Liberia once again captured international headlines, with former president, Charles Taylor, hearing his verdict in a courtroom in The Hague on April 26. Taylor was found guilty of aiding and abetting war crimes and crimes against humanity by supporting rebels in Sierra Leone in return for "blood diamonds." His sentence is scheduled to be announced on May 30. Although the Taylor verdict is drawing attention to Liberia once again, it is also a reminder of how far Liberia has come since that dark era. Liberia today has very little to do with Charles Taylor and the crimes he committed in the past. Instead, the story of Liberia today has everything to do with the Liberian people who, after enduring 14 years of civil war, have for a second time chosen 2011 Nobel Peace Prize winner Ellen Johnson Sirleaf as their president and are ready to work together to continue rebuilding a country that was not long ago considered by many to be a lost cause.
Just a few weeks ago, three members of my CHF International team in Washington were in Monrovia to work with their Liberian colleagues on a variety of projects from water and sanitation to youth engagement and female entrepreneurship -- and they were enthused by what they saw. They met with businessmen and women, students and community health workers, private contractors and government officials and were inspired by their stories and strong sense of purpose. All of these individuals were reassuring signs of how fast Liberia is moving toward a better future.
Take James Mulbah, president of Compost Liberia, a company that operates the country's first waste segregation and recycling center, sponsored by the Bill & Melinda Gates Foundation. After receiving training in waste management and composting through CHF International, James and his friends won the bid to manage the recycling facility. At 26, James and 24 of his youth group friends are now proud business owners. Although in operation for only for a couple months, they have expanded their business to collect and recycle cans, bottles, paper bags and organic waste. Despite their young age, these young people have a vision and a strategy. James also has the passion and drive needed to succeed. In their mid-20s, many of them still remember the war and the many opportunities they may have lost. But with so much to achieve, there is no time to waste and they move forward quickly and firmly.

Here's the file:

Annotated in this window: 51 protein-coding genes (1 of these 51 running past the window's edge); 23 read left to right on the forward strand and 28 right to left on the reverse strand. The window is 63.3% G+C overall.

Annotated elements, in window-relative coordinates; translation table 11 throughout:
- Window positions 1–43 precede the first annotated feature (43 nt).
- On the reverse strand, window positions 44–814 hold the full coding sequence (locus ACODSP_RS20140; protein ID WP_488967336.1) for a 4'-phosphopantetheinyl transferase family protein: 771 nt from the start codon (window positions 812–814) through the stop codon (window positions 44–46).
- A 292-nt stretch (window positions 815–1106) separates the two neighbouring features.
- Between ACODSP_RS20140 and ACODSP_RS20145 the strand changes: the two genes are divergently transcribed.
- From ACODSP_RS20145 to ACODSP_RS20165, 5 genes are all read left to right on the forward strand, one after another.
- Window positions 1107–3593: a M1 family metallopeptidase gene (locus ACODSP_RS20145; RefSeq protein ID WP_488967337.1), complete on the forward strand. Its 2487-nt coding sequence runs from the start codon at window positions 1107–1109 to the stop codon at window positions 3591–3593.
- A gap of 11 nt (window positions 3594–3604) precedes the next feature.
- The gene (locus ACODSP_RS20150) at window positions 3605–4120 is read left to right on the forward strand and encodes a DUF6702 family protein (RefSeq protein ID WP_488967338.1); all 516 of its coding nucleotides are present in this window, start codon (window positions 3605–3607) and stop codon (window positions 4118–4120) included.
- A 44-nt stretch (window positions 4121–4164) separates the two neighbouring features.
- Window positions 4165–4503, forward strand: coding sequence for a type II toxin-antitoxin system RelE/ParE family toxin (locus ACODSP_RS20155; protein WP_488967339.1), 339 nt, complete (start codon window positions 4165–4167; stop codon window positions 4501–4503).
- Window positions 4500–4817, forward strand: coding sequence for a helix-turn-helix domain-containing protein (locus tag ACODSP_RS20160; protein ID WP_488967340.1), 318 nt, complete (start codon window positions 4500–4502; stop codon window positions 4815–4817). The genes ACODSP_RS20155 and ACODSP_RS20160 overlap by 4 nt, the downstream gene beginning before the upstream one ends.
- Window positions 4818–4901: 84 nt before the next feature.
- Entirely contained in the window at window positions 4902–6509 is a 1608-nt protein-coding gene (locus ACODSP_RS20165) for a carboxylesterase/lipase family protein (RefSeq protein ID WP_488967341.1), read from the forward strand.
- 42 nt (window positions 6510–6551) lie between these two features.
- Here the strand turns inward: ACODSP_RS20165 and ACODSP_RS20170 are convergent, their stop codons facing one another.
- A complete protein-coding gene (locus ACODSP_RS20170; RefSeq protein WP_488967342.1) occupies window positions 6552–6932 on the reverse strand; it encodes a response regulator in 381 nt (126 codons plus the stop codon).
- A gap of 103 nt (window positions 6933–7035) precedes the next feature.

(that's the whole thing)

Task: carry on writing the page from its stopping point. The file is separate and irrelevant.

In another part of town, Shirley Kais, 30, manages 10 staff in Monrovia's top beauty salon. The young entrepreneur has ambitious plans to open the country's first full-service spa in the near future. A decade ago, Shirley and her family lost all they had due to the civil war; so instead of going to college, she started working straight out of high school. But that did not deter her, and with the money saved, she opened a small salon. As demand for her services increased, she opened a bigger salon, two years ago, where her company has flourished. Bur Shirley wants more. Just a few months ago, she graduated from the Goldman Sachs 10,000 Women Certificate Program for Women Entrepreneurs. The Monrovia native is living her dream, as she always wanted to have her own business while helping young women, much like herself, to get jobs and provide for their families.
So while Charles Taylor's trial and sentencing may be temporarily in the media spotlight, we should not lose sight of the Liberia of the present and the future. Based on what we have seen after working in the country for more than five years, I consider the real story of Liberia to be about James Mulbah and Shirley Kais and all the Liberians who, like James and Shirley, are passionate about their community and share a strong commitment to rebuilding their country through resilience and hard work. The story in Liberia today is not about the past, but about the future and the many opportunities that lie ahead.